The Trump administration is waiving federal contracting laws to hasten the time it takes to build border walls between the U.S. and Mexico.
The Department of Homeland Security (DHS) announced Tuesday that it is waiving 10 laws pertaining to procurement regulations, including requirements for open competition, the justification of selections and accepting all bonding from a contractor prior to construction, according to The Associated Press. The move will allow the administration to build 177 miles of new wall more expeditiously in New Mexico, California and Texas.
Acting DHS Secretary Chad Wolf lauded the move during a Tuesday interview.
“Congress has given the department authority to waive a number of laws and regulations when it comes to building border barriers and border roads. The department has used that authority 21 times — mostly waiving environmental regulations and laws,” Wolf said Tuesday on Fox News.
“We will start waiving those for procurement-related regulations and laws as well, which allow us to speed up a lot of our contracts that the Army Corps has, anywhere from 30 to 45 to 60 days. We hope that will accelerate some of the construction going on in the Southwest border,” Wolf continued.
More specifically, the waivers will pave the way for 94 walls to be built before the end of this year, allowing the Trump administration to tout that much more completed wall in the run-up to the November elections. The remaining 83 miles will eventually be completed, but it’s not certain if construction will finish by this year. (RELATED: Trump Invites Granddaughter Of Elderly Woman Allegedly Slain By Illegal Alien To White House)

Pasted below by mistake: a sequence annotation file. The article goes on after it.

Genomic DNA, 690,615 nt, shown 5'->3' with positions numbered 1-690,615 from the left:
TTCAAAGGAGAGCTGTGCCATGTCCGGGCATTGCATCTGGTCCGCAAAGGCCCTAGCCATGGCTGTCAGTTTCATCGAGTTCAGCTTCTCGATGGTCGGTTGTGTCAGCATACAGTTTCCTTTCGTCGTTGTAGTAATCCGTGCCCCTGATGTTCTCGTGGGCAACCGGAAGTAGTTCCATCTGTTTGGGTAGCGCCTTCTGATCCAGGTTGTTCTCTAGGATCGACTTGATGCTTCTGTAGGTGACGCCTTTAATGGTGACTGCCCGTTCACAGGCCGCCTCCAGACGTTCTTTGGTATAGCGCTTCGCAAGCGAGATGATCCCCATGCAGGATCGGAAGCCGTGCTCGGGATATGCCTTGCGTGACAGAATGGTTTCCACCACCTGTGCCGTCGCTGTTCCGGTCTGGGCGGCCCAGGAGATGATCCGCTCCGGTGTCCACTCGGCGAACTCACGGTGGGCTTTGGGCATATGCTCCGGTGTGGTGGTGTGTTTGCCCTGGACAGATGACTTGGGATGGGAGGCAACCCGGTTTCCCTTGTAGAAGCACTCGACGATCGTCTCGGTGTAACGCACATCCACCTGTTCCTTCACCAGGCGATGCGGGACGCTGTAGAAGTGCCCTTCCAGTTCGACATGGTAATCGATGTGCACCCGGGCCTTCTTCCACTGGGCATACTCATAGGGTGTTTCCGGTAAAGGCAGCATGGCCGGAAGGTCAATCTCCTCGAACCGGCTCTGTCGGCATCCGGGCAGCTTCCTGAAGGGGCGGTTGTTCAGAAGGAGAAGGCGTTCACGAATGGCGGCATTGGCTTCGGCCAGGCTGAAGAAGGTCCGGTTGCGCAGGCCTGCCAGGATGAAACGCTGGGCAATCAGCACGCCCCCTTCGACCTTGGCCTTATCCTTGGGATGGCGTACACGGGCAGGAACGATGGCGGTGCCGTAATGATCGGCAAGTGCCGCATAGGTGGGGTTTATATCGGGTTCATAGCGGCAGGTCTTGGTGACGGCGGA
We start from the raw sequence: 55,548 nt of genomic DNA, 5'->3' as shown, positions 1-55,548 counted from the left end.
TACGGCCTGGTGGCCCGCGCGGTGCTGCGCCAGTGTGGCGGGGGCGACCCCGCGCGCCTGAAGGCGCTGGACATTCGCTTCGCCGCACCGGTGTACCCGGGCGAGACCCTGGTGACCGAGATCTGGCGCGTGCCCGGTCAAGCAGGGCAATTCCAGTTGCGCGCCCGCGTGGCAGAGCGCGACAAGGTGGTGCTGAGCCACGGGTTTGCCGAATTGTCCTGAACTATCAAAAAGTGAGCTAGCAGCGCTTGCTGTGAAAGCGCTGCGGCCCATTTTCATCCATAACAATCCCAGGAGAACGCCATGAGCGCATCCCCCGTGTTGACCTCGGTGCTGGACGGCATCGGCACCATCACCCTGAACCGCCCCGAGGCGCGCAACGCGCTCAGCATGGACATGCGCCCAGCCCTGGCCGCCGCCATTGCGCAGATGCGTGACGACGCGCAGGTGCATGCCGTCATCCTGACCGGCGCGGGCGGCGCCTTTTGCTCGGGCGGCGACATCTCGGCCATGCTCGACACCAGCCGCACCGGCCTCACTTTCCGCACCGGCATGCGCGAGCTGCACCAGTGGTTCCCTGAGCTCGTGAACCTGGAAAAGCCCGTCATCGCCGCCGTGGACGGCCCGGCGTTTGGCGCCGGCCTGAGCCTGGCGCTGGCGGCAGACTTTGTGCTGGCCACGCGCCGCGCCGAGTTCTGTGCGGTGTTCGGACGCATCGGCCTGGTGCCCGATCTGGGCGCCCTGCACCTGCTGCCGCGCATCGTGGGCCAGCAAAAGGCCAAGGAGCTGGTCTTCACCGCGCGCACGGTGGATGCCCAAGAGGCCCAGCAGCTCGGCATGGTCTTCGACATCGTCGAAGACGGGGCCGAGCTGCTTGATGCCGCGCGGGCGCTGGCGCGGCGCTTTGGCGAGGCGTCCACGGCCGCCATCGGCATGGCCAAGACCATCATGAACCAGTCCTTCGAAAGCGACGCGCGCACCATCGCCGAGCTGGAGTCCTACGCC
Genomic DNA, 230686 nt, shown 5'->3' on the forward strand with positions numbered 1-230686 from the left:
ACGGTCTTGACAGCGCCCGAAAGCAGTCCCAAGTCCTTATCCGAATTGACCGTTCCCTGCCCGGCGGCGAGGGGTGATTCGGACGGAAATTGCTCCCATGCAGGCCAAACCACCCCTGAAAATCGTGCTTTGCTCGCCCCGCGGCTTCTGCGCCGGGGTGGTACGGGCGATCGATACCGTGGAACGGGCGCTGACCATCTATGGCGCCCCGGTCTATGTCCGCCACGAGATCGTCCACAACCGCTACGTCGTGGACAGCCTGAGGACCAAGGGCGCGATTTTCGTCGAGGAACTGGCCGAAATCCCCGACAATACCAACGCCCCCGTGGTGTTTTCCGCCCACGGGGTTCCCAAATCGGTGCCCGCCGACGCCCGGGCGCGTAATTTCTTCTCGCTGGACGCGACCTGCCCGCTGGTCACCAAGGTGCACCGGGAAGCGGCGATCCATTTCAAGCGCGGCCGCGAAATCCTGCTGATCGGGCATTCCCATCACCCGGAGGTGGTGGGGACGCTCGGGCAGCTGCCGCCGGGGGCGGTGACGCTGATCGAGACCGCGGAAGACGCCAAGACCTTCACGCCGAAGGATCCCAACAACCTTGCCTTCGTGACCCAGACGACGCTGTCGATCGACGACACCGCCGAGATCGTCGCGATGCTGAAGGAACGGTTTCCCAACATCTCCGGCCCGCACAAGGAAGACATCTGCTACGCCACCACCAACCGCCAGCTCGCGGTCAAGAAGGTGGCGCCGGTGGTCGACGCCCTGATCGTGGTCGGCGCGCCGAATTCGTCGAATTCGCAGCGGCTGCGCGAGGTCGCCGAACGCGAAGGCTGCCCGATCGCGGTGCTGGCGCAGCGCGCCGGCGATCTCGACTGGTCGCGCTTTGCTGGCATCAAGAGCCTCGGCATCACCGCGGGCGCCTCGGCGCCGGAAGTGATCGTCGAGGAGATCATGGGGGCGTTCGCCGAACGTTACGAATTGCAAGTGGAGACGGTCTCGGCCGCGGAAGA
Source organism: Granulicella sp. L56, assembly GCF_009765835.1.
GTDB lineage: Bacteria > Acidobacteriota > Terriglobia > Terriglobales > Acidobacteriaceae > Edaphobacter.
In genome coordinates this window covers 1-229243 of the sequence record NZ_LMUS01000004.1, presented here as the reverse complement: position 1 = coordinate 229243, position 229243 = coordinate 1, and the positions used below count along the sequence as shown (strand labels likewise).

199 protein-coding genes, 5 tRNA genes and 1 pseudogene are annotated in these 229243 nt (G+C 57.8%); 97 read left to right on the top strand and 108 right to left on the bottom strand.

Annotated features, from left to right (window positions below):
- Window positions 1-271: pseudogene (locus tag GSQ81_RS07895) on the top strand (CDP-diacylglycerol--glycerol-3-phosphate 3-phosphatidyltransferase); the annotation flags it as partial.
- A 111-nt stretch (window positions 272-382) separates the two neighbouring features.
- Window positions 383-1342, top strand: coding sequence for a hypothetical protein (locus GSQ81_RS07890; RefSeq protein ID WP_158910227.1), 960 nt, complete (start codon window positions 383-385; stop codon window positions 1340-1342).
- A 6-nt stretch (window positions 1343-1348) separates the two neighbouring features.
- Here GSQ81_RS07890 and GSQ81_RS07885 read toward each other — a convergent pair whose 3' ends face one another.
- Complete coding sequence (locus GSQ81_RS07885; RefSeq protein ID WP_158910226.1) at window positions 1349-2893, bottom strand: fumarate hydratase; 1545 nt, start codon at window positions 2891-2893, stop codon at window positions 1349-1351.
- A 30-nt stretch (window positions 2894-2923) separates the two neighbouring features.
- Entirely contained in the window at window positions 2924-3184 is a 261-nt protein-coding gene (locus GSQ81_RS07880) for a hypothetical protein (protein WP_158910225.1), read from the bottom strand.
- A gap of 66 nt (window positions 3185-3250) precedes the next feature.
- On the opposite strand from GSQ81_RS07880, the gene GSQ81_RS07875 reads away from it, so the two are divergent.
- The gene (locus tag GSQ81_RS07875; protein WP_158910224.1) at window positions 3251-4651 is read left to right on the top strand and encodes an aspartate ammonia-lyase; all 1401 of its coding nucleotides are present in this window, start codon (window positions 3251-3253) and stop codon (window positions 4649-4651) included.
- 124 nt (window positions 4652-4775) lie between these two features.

The announcement came after the Trump administration announced on Feb. 13 it’s reallocating a total of $3.8 billion from other funds to support wall construction along the U.S.-Mexico border. The White House, to the chagrin of congressional Democrats, has more than once used its authority to shift federal funds for barrier construction. Congress has twice attempted — and failed — to revoke President Donald Trump’s emergency declaration, which allows him to unilaterally reallocate funds.
Immigration enforcement remains at the top of Trump’s agenda, most particularly the construction of a vast border wall between the U.S. and Mexico.
Border Patrol Chief Rodney Scott announced Monday that the administration has so far completed 121 miles of new border wall. Trump has set an ambitious goal of 450 miles by the close of 2020.
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